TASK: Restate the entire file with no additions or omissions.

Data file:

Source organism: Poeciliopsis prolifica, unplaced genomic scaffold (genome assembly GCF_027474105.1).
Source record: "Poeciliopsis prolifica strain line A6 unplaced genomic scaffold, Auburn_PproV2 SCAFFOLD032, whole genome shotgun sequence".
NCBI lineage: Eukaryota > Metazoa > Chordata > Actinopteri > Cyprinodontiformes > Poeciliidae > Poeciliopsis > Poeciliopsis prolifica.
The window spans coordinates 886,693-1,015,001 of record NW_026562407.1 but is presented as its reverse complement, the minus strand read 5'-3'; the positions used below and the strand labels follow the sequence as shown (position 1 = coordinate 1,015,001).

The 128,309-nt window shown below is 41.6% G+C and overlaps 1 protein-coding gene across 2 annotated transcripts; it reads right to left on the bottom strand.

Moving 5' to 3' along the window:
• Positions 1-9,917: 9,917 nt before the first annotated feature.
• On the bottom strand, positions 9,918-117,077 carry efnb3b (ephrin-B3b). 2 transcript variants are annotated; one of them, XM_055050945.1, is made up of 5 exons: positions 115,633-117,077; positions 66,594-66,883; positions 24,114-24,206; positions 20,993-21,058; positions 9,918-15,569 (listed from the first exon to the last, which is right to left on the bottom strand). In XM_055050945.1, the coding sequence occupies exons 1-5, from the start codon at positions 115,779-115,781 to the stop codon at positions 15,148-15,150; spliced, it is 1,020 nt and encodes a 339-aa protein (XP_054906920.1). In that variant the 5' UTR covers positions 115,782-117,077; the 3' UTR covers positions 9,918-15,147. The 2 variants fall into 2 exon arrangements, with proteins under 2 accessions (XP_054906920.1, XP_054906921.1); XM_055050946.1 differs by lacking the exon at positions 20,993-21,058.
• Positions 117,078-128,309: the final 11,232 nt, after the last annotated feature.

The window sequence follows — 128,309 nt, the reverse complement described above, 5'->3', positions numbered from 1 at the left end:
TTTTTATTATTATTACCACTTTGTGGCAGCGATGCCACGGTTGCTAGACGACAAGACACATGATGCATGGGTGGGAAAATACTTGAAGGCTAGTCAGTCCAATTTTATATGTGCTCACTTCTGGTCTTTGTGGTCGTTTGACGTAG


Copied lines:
Source organism: Poeciliopsis prolifica, unplaced genomic scaffold (genome assembly GCF_027474105.1).
Source record: "Poeciliopsis prolifica strain line A6 unplaced genomic scaffold, Auburn_PproV2 SCAFFOLD032, whole genome shotgun sequence".
NCBI lineage: Eukaryota > Metazoa > Chordata > Actinopteri > Cyprinodontiformes > Poeciliidae > Poeciliopsis > Poeciliopsis prolifica.
The window spans coordinates 886,693-1,015,001 of record NW_026562407.1 but is presented as its reverse complement, the minus strand read 5'-3'; the positions used below and the strand labels follow the sequence as shown (position 1 = coordinate 1,015,001).

The 128,309-nt window shown below is 41.6% G+C and overlaps 1 protein-coding gene across 2 annotated transcripts; it reads right to left on the bottom strand.

Moving 5' to 3' along the window:
• Positions 1-9,917: 9,917 nt before the first annotated feature.
• On the bottom strand, positions 9,918-117,077 carry efnb3b (ephrin-B3b). 2 transcript variants are annotated; one of them, XM_055050945.1, is made up of 5 exons: positions 115,633-117,077; positions 66,594-66,883; positions 24,114-24,206; positions 20,993-21,058; positions 9,918-15,569 (listed from the first exon to the last, which is right to left on the bottom strand). In XM_055050945.1, the coding sequence occupies exons 1-5, from the start codon at positions 115,779-115,781 to the stop codon at positions 15,148-15,150; spliced, it is 1,020 nt and encodes a 339-aa protein (XP_054906920.1). In that variant the 5' UTR covers positions 115,782-117,077; the 3' UTR covers positions 9,918-15,147. The 2 variants fall into 2 exon arrangements, with proteins under 2 accessions (XP_054906920.1, XP_054906921.1); XM_055050946.1 differs by lacking the exon at positions 20,993-21,058.
• Positions 117,078-128,309: the final 11,232 nt, after the last annotated feature.

The window sequence follows — 128,309 nt, the reverse complement described above, 5'->3', positions numbered from 1 at the left end:
TTTTTATTATTATTACCACTTTGTGGCAGCGATGCCACGGTTGCTAGACGACAAGACACATGATGCATGGGTGGGAAAATACTTGAAGGCTAGTCAGTCCAATTTTATATGTGCTCACTTCTGGTCTTTGTGGTCGTTTGACGTAG